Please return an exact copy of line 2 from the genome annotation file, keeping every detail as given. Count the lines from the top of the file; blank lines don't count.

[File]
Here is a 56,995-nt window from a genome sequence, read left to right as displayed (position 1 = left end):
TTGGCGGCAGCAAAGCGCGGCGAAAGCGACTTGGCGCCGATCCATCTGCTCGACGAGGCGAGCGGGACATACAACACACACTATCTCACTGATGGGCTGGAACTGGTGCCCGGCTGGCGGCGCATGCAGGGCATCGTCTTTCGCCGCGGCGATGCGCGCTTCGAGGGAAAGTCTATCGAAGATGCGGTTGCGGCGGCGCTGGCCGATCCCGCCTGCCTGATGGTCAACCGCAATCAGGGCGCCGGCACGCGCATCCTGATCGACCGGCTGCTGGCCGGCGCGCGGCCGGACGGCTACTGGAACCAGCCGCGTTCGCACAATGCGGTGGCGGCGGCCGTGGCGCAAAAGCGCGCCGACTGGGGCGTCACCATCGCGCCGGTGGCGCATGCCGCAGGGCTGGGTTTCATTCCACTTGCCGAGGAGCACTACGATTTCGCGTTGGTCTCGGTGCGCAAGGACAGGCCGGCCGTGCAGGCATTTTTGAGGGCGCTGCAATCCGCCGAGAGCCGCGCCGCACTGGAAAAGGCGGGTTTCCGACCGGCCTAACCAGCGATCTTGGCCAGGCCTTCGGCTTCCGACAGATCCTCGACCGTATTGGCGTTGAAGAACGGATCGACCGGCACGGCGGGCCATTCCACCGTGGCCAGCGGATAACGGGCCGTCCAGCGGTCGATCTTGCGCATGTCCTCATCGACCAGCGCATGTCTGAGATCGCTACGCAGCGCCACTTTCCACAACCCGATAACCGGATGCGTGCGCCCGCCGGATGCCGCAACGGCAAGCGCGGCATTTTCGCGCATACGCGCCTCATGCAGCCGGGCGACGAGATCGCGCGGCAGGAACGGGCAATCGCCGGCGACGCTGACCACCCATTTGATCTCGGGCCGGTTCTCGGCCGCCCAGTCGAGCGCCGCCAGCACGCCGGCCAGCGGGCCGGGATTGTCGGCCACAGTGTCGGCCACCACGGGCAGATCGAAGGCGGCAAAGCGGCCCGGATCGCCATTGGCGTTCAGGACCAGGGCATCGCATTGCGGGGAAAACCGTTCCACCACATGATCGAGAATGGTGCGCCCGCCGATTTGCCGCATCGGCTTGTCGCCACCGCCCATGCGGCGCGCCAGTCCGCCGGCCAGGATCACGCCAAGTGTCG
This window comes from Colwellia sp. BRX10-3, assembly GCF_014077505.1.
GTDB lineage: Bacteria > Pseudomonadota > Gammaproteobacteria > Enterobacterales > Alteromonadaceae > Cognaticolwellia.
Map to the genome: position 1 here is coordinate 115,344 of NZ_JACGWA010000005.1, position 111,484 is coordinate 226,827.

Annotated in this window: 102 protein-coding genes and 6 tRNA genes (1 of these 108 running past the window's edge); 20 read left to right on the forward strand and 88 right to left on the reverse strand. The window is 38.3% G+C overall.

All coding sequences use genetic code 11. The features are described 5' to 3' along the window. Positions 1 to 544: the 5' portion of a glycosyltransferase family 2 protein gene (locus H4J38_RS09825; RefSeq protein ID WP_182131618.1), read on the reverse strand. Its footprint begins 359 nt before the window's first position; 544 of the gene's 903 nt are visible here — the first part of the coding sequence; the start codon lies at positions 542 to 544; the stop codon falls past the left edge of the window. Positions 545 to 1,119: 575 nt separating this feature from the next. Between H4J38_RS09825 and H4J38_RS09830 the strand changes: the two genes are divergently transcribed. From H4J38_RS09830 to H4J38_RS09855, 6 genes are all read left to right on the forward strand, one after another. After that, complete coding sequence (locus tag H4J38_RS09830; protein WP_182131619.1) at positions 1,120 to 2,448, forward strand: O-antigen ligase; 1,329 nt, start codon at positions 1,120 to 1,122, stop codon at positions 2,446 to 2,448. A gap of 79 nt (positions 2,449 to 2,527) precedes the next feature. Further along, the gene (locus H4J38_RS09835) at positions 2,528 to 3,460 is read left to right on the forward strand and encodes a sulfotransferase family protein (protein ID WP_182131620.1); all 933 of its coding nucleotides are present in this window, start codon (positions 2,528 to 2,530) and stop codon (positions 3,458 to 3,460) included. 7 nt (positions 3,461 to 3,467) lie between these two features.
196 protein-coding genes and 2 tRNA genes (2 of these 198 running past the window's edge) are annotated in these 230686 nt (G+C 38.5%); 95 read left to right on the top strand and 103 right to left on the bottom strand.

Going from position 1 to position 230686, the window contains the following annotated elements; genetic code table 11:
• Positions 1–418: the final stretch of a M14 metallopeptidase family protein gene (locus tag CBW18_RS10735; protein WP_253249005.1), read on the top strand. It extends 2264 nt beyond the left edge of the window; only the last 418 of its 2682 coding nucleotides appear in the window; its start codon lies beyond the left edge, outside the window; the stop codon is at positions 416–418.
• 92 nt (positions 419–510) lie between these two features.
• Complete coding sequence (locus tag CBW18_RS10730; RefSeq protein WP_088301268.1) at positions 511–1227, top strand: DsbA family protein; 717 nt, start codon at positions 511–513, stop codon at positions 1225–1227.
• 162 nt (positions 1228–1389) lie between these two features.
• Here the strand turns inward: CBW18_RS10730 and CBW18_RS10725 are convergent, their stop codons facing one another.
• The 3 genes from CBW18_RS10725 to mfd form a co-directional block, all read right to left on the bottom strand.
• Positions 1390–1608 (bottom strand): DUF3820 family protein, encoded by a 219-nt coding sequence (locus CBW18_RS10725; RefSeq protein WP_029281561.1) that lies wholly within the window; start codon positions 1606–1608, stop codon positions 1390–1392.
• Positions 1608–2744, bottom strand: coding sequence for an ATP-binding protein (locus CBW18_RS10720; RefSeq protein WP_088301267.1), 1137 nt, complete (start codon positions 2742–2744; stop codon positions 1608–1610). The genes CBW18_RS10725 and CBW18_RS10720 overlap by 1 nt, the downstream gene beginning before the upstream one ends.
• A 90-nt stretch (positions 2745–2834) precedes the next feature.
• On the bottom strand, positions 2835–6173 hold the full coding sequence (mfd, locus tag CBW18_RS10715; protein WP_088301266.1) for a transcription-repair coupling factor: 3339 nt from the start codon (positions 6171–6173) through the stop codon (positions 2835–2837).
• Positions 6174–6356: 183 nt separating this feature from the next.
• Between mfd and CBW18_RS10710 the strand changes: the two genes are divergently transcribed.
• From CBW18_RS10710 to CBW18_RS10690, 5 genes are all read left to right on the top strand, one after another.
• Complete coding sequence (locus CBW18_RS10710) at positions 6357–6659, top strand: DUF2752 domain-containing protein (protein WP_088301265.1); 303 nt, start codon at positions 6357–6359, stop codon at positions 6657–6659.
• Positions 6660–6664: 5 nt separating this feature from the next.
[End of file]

TTGGCGGCAGCAAAGCGCGGCGAAAGCGACTTGGCGCCGATCCATCTGCTCGACGAGGCGAGCGGGACATACAACACACACTATCTCACTGATGGGCTGGAACTGGTGCCCGGCTGGCGGCGCATGCAGGGCATCGTCTTTCGCCGCGGCGATGCGCGCTTCGAGGGAAAGTCTATCGAAGATGCGGTTGCGGCGGCGCTGGCCGATCCCGCCTGCCTGATGGTCAACCGCAATCAGGGCGCCGGCACGCGCATCCTGATCGACCGGCTGCTGGCCGGCGCGCGGCCGGACGGCTACTGGAACCAGCCGCGTTCGCACAATGCGGTGGCGGCGGCCGTGGCGCAAAAGCGCGCCGACTGGGGCGTCACCATCGCGCCGGTGGCGCATGCCGCAGGGCTGGGTTTCATTCCACTTGCCGAGGAGCACTACGATTTCGCGTTGGTCTCGGTGCGCAAGGACAGGCCGGCCGTGCAGGCATTTTTGAGGGCGCTGCAATCCGCCGAGAGCCGCGCCGCACTGGAAAAGGCGGGTTTCCGACCGGCCTAACCAGCGATCTTGGCCAGGCCTTCGGCTTCCGACAGATCCTCGACCGTATTGGCGTTGAAGAACGGATCGACCGGCACGGCGGGCCATTCCACCGTGGCCAGCGGATAACGGGCCGTCCAGCGGTCGATCTTGCGCATGTCCTCATCGACCAGCGCATGTCTGAGATCGCTACGCAGCGCCACTTTCCACAACCCGATAACCGGATGCGTGCGCCCGCCGGATGCCGCAACGGCAAGCGCGGCATTTTCGCGCATACGCGCCTCATGCAGCCGGGCGACGAGATCGCGCGGCAGGAACGGGCAATCGCCGGCGACGCTGACCACCCATTTGATCTCGGGCCGGTTCTCGGCCGCCCAGTCGAGCGCCGCCAGCACGCCGGCCAGCGGGCCGGGATTGTCGGCCACAGTGTCGGCCACCACGGGCAGATCGAAGGCGGCAAAGCGGCCCGGATCGCCATTGGCGTTCAGGACCAGGGCATCGCATTGCGGGGAAAACCGTTCCACCACATGATCGAGAATGGTGCGCCCGCCGATTTGCCGCATCGGCTTGTCGCCACCGCCCATGCGGCGCGCCAGTCCGCCGGCCAGGATCACGCCAAGTGTCG